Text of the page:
Tutorial :How much logic should be in your domain model objects


Just finished read this post by Greg Young, where he is talking about Microsoft recommending patterns with dumb data transfer objects. He implied that in the Java community, things are trending the other direction.

My question is how much logic should be in your entity objects? Our philosophy where I work (C# shop) is that if you can't serialize it, don't put it in the entity.



I would say that your shop is writing procedural code. I want to make clear that there is nothing wrong with that many large systems (including many I have worked on) have been written using procedural code. There is a time and place for it.

Now procedural code has no place in a domain model. If you want to use a more procedural style that is fine but use it with something like a Table Module or an Active Record pattern. It is not the lack of OO that I am considering to be so destructive in the guidance but the use of a domain model with procedural logic.

This causes one to spend a large amount of resources building the domain layer (impedance mismatch, thought process time to build aggregates, isolation, ubiquitous language etc) without receiving any of the benefits that the domain layer (generally maintainability) would otherwise provide. In other words while you may meet your functional requirements just fine you end up spending a large amount of your budget with almost no return.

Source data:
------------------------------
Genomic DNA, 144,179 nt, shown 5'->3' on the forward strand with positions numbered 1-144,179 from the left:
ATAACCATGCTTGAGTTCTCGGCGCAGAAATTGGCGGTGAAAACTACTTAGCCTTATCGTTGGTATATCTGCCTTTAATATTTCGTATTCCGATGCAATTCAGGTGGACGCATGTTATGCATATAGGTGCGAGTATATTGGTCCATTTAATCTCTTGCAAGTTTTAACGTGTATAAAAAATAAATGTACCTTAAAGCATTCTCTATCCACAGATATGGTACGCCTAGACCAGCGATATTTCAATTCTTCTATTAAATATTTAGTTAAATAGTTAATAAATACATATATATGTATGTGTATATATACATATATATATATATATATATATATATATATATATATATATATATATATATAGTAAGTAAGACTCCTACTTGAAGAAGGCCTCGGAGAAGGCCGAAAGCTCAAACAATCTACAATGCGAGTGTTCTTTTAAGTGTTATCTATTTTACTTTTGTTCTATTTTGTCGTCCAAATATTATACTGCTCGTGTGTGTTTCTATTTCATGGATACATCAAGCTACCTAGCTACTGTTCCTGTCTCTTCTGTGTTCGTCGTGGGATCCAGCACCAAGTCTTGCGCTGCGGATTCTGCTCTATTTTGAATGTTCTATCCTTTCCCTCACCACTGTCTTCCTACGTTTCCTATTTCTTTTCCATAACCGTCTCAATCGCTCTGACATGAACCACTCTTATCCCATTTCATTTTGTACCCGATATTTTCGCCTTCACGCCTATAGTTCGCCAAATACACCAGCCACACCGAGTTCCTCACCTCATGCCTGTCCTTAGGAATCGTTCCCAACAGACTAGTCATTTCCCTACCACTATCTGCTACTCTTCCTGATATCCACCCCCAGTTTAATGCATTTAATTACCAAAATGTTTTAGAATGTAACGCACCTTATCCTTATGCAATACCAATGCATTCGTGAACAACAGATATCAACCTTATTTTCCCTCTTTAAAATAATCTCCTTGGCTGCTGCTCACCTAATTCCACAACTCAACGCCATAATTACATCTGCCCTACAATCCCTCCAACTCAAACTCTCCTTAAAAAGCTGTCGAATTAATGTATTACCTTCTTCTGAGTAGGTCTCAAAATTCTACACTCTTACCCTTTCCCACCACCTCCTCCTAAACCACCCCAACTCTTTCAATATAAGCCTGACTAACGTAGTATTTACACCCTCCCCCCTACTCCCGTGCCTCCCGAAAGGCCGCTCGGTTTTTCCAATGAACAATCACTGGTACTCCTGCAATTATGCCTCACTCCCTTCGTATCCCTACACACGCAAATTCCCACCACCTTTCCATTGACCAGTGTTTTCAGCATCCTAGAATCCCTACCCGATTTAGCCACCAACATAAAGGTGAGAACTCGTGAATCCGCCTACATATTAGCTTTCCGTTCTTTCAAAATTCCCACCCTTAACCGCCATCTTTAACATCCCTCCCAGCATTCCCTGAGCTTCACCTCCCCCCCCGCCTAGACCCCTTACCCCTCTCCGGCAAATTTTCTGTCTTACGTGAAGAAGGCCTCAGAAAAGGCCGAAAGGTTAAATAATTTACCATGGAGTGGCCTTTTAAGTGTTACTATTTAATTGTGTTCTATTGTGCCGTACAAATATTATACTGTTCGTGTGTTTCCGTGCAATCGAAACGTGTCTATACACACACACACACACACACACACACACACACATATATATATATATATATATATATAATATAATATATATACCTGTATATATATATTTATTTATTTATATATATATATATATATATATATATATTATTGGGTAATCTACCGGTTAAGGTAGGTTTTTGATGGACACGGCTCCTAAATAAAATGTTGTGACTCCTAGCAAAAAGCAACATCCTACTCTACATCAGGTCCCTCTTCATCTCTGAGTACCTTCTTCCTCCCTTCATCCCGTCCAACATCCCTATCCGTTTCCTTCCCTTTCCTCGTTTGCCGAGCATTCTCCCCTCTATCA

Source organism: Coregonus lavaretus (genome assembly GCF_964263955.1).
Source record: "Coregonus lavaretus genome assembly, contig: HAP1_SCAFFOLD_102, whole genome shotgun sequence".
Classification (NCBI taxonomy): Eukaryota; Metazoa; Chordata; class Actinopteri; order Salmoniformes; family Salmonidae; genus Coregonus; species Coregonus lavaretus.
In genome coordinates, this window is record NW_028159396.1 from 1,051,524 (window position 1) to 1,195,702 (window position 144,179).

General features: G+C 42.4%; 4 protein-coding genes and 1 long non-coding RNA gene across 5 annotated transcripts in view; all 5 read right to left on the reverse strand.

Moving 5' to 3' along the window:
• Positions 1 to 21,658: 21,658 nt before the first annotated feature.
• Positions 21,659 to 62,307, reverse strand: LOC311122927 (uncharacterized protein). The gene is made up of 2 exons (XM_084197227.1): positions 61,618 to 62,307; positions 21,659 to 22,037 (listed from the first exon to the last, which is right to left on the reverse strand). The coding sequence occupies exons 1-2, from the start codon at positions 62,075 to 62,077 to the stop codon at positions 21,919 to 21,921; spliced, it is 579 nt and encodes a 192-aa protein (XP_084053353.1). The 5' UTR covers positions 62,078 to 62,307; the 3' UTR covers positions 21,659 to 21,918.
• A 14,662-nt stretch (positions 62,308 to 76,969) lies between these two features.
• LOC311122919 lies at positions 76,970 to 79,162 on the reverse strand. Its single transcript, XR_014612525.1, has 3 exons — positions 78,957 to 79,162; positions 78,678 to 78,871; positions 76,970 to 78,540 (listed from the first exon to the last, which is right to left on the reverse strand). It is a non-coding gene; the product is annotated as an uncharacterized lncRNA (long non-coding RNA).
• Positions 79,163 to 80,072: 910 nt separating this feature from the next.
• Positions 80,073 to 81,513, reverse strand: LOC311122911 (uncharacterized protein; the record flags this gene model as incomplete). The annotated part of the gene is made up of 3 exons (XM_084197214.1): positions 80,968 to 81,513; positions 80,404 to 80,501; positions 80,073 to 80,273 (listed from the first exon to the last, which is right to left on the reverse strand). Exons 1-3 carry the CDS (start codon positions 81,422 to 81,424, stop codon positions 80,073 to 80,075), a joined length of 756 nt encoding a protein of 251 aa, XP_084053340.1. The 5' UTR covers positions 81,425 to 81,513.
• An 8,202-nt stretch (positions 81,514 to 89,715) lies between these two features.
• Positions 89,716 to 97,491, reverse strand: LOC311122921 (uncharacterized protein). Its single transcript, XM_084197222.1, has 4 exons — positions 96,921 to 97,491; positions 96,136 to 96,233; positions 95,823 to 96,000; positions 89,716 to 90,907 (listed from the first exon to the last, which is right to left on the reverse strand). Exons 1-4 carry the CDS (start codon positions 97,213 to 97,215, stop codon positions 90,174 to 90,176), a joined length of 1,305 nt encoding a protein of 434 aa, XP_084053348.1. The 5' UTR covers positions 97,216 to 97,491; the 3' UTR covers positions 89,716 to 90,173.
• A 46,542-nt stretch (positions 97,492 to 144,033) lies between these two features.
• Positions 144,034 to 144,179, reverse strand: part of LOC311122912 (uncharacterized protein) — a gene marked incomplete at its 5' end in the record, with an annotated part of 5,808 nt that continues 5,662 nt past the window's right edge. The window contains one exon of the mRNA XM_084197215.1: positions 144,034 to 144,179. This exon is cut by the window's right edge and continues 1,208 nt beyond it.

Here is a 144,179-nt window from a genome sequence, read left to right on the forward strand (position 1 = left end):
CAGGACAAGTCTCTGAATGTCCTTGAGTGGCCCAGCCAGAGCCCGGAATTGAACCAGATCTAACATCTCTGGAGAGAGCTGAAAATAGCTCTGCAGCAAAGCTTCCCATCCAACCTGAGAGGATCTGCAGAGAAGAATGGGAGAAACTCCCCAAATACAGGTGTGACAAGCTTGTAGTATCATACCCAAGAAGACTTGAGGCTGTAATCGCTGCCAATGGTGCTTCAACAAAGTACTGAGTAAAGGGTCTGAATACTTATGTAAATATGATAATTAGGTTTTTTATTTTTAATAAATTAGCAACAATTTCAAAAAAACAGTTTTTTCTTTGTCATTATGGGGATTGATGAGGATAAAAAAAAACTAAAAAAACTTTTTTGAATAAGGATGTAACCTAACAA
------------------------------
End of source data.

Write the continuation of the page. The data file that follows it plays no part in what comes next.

Now to come back to what "is behavior" I would like to focus on the question from an Object Oriented as opposed to a "Domain Driven Design" viewpoint. An object will generally encapsulate some state and will generally expose some behaviors.

quick reiteration: encapsulate state, expose behavior

So what behaviors should an object have? Put simply it should be the behaviors that operate upon the state it is encapsulating. In an ideal behavioral OO world the state would never be exposed from the object only behaviors. Put tactically into code if we start seeing code like:

Customer c = GetCustomerFromRepository();  c.Status = CustomerStatuses.Deleted;  c.LastUpdated = DateTime.Now;  c.UpdatedBy = GetCurrentUser();  CustomerRepository.Save(c);  

We have a SRP violation ... This code is code that should be a behavior of the customer object because the "Responsibility" of the customer object is to.